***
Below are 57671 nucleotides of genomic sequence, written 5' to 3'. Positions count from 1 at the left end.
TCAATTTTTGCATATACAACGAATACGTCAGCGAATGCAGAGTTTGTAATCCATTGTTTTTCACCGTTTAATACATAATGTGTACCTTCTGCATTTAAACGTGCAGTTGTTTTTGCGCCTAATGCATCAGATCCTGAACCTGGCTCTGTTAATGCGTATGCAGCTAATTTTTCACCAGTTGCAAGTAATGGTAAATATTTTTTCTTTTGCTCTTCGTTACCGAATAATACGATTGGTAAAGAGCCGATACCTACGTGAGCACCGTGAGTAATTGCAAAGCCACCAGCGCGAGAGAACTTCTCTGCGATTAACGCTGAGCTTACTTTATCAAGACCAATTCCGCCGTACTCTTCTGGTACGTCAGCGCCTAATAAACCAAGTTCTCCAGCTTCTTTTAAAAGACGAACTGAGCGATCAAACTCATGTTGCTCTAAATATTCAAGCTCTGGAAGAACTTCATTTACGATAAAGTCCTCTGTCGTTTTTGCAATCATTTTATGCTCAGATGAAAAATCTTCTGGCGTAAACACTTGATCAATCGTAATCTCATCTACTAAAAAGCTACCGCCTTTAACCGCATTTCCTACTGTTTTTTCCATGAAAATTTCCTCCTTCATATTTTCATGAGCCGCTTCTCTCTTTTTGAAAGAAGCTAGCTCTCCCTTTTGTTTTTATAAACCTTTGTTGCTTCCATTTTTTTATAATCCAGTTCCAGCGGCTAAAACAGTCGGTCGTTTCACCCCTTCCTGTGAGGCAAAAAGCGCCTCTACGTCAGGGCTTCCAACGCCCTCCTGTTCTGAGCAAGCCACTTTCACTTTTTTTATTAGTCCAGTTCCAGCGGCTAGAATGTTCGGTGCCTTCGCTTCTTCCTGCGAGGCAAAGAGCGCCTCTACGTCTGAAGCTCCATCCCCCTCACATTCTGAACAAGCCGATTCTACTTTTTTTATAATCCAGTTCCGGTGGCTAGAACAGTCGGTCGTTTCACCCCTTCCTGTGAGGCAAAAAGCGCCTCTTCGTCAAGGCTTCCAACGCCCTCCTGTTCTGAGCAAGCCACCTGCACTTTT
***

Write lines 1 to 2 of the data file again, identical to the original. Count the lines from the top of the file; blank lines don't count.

Below are 57671 nucleotides of genomic sequence, written 5' to 3'. Positions count from 1 at the left end.
TCAATTTTTGCATATACAACGAATACGTCAGCGAATGCAGAGTTTGTAATCCATTGTTTTTCACCGTTTAATACATAATGTGTACCTTCTGCATTTAAACGTGCAGTTGTTTTTGCGCCTAATGCATCAGATCCTGAACCTGGCTCTGTTAATGCGTATGCAGCTAATTTTTCACCAGTTGCAAGTAATGGTAAATATTTTTTCTTTTGCTCTTCGTTACCGAATAATACGATTGGTAAAGAGCCGATACCTACGTGAGCACCGTGAGTAATTGCAAAGCCACCAGCGCGAGAGAACTTCTCTGCGATTAACGCTGAGCTTACTTTATCAAGACCAATTCCGCCGTACTCTTCTGGTACGTCAGCGCCTAATAAACCAAGTTCTCCAGCTTCTTTTAAAAGACGAACTGAGCGATCAAACTCATGTTGCTCTAAATATTCAAGCTCTGGAAGAACTTCATTTACGATAAAGTCCTCTGTCGTTTTTGCAATCATTTTATGCTCAGATGAAAAATCTTCTGGCGTAAACACTTGATCAATCGTAATCTCATCTACTAAAAAGCTACCGCCTTTAACCGCATTTCCTACTGTTTTTTCCATGAAAATTTCCTCCTTCATATTTTCATGAGCCGCTTCTCTCTTTTTGAAAGAAGCTAGCTCTCCCTTTTGTTTTTATAAACCTTTGTTGCTTCCATTTTTTTATAATCCAGTTCCAGCGGCTAAAACAGTCGGTCGTTTCACCCCTTCCTGTGAGGCAAAAAGCGCCTCTACGTCAGGGCTTCCAACGCCCTCCTGTTCTGAGCAAGCCACTTTCACTTTTTTTATTAGTCCAGTTCCAGCGGCTAGAATGTTCGGTGCCTTCGCTTCTTCCTGCGAGGCAAAGAGCGCCTCTACGTCTGAAGCTCCATCCCCCTCACATTCTGAACAAGCCGATTCTACTTTTTTTATAATCCAGTTCCGGTGGCTAGAACAGTCGGTCGTTTCACCCCTTCCTGTGAGGCAAAAAGCGCCTCTTCGTCAAGGCTTCCAACGCCCTCCTGTTCTGAGCAAGCCACCTGCACTTTT